Work Done from (1,0,0) to (1,0,1) in Conservative Force Vector F

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In summary, the conversation discusses finding the work done from (1,0,0) to (1,0,1) using a force vector F = (x^2 + y)i + (y^2 + x)j + ze^z k). The question gives multiple paths to integrate, but the speaker uses the curl to determine that the force is conservative and thus the work done is path independent. They create a function of x,y,z based on F and continue to build it by taking partial derivatives with respect to x,y, and z. However, there is a discrepancy in the final result and the speaker is unsure of where they went wrong. Another speaker suggests integrating along a straight line to find the work done, which
  • #1
Mindscrape
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I have a force vector that is [tex]F = (x^2 + y)i + (y^2 + x)j +ze^z k)[/tex] and I am supposed to find the work done from (1,0,0) to (1,0,1). The question gives a bunch of paths to integrate, but I used the curl and found that the force was conservative (hence path independent), so I was going to make a function of x,y,z based on F.

[tex]\frac{\partial f}{\partial x} = x^2 + y[/tex]

[tex]f(x,y,z) = (1/3)x^3 +xy+g(y,z)[/tex]

[tex]\frac{\partial f}{\partial y}=x+\frac{\partial g}{\partial y} = y^2 +x[/tex]

[tex]\frac{\partial g}{\partial y} = y^2[/tex]

[tex]g(y,z)= (1/3)y^3 +h(z)[/tex]

so now continue to build the function

[tex]f(x,y,z)=(1/3)x^3 +xy+(1/3)y^3 + h(z)[/tex]

[tex]\frac{\partial f}{\partial z} = 0 + \frac{\partial h}{\partial z} = ze^z[/tex]

solve by parts to get

[tex]h(z)=ze^z - \int e^z dz = e^z(z-1)[/tex]

[tex]f(x,y,z)=(1/3)x^3 + xy+(1/3)y^3 + e^z(z-1)[/tex]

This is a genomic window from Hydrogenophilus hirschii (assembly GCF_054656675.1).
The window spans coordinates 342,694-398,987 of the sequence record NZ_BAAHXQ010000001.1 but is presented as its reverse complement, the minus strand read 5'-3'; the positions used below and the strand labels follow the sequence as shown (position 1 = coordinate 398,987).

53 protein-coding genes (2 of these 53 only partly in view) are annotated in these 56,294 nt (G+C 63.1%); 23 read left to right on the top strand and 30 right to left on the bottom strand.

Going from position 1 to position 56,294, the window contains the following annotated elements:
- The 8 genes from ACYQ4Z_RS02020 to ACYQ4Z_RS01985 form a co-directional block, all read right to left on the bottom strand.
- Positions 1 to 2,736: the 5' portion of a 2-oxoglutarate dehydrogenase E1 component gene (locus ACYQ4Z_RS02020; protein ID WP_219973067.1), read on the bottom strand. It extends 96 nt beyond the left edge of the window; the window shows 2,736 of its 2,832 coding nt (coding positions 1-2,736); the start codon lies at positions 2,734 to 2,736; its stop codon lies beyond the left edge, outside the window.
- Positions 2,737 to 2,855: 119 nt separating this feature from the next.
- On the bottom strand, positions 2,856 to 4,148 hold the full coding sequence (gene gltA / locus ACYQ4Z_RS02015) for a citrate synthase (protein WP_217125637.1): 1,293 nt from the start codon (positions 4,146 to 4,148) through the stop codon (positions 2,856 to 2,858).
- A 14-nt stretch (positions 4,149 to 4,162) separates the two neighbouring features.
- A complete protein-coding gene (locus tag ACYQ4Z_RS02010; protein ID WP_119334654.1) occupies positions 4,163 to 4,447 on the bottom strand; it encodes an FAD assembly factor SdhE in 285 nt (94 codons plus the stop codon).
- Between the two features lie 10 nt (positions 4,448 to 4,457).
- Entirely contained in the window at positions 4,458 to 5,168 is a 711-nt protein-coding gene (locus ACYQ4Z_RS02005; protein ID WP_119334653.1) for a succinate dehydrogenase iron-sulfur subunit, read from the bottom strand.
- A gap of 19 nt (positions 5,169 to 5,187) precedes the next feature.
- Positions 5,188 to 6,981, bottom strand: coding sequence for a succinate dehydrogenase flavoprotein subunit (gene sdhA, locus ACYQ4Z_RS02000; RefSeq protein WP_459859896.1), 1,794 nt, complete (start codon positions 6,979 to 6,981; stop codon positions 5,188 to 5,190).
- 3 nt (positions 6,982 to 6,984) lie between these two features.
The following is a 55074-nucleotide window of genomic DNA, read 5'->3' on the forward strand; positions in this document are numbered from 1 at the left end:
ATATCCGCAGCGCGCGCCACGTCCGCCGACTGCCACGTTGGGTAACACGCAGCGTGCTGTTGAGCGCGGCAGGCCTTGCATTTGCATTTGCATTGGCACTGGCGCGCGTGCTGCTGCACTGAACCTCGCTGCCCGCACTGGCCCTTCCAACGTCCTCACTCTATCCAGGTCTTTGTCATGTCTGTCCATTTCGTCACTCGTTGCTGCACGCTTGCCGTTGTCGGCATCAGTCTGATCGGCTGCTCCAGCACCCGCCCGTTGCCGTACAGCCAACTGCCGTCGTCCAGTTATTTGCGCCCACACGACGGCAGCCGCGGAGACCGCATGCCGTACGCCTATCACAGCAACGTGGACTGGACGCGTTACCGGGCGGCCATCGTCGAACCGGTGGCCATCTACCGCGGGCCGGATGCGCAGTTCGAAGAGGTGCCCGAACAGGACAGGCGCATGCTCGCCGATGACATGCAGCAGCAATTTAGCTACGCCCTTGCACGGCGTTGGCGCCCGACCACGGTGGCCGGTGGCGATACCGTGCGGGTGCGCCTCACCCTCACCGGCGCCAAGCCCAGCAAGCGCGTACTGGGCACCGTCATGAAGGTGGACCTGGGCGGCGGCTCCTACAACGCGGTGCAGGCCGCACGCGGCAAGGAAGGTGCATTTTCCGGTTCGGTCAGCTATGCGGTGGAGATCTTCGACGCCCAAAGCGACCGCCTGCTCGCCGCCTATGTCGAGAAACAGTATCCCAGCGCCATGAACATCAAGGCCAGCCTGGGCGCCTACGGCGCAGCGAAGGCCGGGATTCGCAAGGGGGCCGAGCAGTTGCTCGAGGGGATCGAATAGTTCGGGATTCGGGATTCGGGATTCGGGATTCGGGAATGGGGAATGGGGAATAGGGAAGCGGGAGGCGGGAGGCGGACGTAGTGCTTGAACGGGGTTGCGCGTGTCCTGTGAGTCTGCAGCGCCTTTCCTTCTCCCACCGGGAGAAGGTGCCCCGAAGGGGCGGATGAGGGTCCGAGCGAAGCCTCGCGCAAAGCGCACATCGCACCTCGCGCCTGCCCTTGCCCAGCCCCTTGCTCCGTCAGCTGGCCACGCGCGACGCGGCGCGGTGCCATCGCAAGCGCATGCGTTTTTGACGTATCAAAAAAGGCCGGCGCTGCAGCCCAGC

Now I know that the last part is the part that I screwed up because [tex]f_z[/tex] is supposed to equal ze^z, and it doesn't. What I can't figure out is what I screwed up. Anyone see it?
 
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  • #2
No I get the same answer as you, dx=dy=0, so the only term left in [tex]\int_{1,0,0}^{1,0,1}{F.dl}[/tex] is [tex]\int_{0}^{1}{z e^{z} dz}[/tex], which gets you [tex][e^z(z-1)]_{0}^{1} = -1[/tex]. Why should it be ze^z? df is an element of work done, not dF.
 
  • #3
Don't you have to regain F with its respective partials? Taking the partial of the function with respect to x gives [tex]x^2 + y[/tex], which is the x (or M) term; with respect to y gives [tex]y^2 + x[/tex], which is the y (or N) term; yet, with repsect to z it is [tex]e^z+ze^z-e^z[/tex] (errr... whoops I just realized it did work out - for some reason I assumed it didn't).

It would give +1 though, since evaluating gives 0--1=1.
 
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  • #4
Since you know the force is conservative, you know the work done is independent of the path. Integrate F along the straight line from (1, 0, 0) to (0, 0, 1): x= 1, y= 0, z= t. dx= 0, dy= 0, dz= dt so the integral is
[tex]\int_0^1 te^t dt[/tex].
 

Related to Work Done from (1,0,0) to (1,0,1) in Conservative Force Vector F

1. What is work done?

The work done is the measure of energy transfer that occurs when a force is applied to an object and causes it to move a certain distance in the direction of the force. It is calculated by multiplying the magnitude of the force by the displacement of the object.

2. What is a conservative force?

A conservative force is a type of force that does not depend on the path taken by an object, but only on its initial and final positions. This means that the work done by a conservative force is independent of the path taken by the object.

3. How is work done calculated for a conservative force?

For a conservative force, the work done is equal to the negative change in potential energy. Mathematically, it is represented as W = -ΔU, where W is the work done and ΔU is the change in potential energy.

4. What is the significance of the points (1,0,0) and (1,0,1) in the given scenario?

The points (1,0,0) and (1,0,1) represent the initial and final positions of the object in the x, y, and z coordinates, respectively. These points are used to calculate the change in potential energy and, therefore, the work done by the conservative force.

5. How is work done from (1,0,0) to (1,0,1) calculated in a conservative force vector F?

The work done from (1,0,0) to (1,0,1) in a conservative force vector F can be calculated by finding the potential energy at each point and then taking the difference between the final and initial potential energies. This difference represents the work done by the conservative force.

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